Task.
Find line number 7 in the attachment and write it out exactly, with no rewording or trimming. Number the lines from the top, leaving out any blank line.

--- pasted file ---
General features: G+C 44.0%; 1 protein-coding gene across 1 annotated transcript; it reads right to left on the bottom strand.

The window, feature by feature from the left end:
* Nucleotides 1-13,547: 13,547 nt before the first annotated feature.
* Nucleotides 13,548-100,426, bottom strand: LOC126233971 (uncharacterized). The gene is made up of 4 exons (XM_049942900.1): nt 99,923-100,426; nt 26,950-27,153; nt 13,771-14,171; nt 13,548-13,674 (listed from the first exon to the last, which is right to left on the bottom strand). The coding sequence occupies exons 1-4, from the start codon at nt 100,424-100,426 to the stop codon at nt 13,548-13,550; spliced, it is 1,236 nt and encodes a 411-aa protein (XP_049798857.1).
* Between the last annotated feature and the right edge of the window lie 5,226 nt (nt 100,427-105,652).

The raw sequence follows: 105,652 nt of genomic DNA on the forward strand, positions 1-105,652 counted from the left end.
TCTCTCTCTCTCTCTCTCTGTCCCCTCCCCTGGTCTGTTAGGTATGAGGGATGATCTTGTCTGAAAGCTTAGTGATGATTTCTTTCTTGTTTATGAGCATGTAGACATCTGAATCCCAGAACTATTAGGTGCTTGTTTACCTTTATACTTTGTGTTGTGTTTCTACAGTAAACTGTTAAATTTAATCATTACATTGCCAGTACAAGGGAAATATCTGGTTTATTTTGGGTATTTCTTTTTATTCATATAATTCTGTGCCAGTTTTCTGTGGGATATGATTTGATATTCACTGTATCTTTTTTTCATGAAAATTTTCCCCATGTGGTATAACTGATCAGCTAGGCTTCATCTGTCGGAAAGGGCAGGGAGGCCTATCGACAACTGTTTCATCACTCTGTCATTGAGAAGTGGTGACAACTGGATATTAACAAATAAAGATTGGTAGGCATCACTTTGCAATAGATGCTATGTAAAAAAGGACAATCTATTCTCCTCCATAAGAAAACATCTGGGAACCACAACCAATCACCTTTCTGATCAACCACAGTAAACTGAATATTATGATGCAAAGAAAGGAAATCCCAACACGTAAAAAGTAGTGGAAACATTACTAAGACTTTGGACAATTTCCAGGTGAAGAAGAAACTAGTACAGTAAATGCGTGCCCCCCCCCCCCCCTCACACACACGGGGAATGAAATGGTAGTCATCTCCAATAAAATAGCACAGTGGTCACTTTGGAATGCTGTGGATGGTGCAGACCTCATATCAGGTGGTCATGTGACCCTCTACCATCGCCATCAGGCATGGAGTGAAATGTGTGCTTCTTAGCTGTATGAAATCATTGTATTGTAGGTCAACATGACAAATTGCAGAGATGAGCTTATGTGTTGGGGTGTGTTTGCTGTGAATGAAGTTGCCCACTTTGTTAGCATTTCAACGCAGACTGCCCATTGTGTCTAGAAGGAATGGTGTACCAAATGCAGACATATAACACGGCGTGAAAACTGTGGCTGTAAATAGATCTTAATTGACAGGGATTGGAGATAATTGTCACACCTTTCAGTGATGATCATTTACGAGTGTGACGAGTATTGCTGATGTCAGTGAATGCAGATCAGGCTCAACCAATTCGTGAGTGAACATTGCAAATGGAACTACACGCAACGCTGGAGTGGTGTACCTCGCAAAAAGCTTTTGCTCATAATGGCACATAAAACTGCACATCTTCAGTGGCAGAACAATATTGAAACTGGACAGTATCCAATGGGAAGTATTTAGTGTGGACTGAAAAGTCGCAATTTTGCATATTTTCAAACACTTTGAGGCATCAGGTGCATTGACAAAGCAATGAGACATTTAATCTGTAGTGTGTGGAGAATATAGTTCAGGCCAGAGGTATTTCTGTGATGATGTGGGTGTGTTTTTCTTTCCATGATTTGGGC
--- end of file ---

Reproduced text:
TCTCTCTCTCTCTCTCTCTGTCCCCTCCCCTGGTCTGTTAGGTATGAGGGATGATCTTGTCTGAAAGCTTAGTGATGATTTCTTTCTTGTTTATGAGCATGTAGACATCTGAATCCCAGAACTATTAGGTGCTTGTTTACCTTTATACTTTGTGTTGTGTTTCTACAGTAAACTGTTAAATTTAATCATTACATTGCCAGTACAAGGGAAATATCTGGTTTATTTTGGGTATTTCTTTTTATTCATATAATTCTGTGCCAGTTTTCTGTGGGATATGATTTGATATTCACTGTATCTTTTTTTCATGAAAATTTTCCCCATGTGGTATAACTGATCAGCTAGGCTTCATCTGTCGGAAAGGGCAGGGAGGCCTATCGACAACTGTTTCATCACTCTGTCATTGAGAAGTGGTGACAACTGGATATTAACAAATAAAGATTGGTAGGCATCACTTTGCAATAGATGCTATGTAAAAAAGGACAATCTATTCTCCTCCATAAGAAAACATCTGGGAACCACAACCAATCACCTTTCTGATCAACCACAGTAAACTGAATATTATGATGCAAAGAAAGGAAATCCCAACACGTAAAAAGTAGTGGAAACATTACTAAGACTTTGGACAATTTCCAGGTGAAGAAGAAACTAGTACAGTAAATGCGTGCCCCCCCCCCCCCCTCACACACACGGGGAATGAAATGGTAGTCATCTCCAATAAAATAGCACAGTGGTCACTTTGGAATGCTGTGGATGGTGCAGACCTCATATCAGGTGGTCATGTGACCCTCTACCATCGCCATCAGGCATGGAGTGAAATGTGTGCTTCTTAGCTGTATGAAATCATTGTATTGTAGGTCAACATGACAAATTGCAGAGATGAGCTTATGTGTTGGGGTGTGTTTGCTGTGAATGAAGTTGCCCACTTTGTTAGCATTTCAACGCAGACTGCCCATTGTGTCTAGAAGGAATGGTGTACCAAATGCAGACATATAACACGGCGTGAAAACTGTGGCTGTAAATAGATCTTAATTGACAGGGATTGGAGATAATTGTCACACCTTTCAGTGATGATCATTTACGAGTGTGACGAGTATTGCTGATGTCAGTGAATGCAGATCAGGCTCAACCAATTCGTGAGTGAACATTGCAAATGGAACTACACGCAACGCTGGAGTGGTGTACCTCGCAAAAAGCTTTTGCTCATAATGGCACATAAAACTGCACATCTTCAGTGGCAGAACAATATTGAAACTGGACAGTATCCAATGGGAAGTATTTAGTGTGGACTGAAAAGTCGCAATTTTGCATATTTTCAAACACTTTGAGGCATCAGGTGCATTGACAAAGCAATGAGACATTTAATCTGTAGTGTGTGGAGAATATAGTTCAGGCCAGAGGTATTTCTGTGATGATGTGGGTGTGTTTTTCTTTCCATGATTTGGGC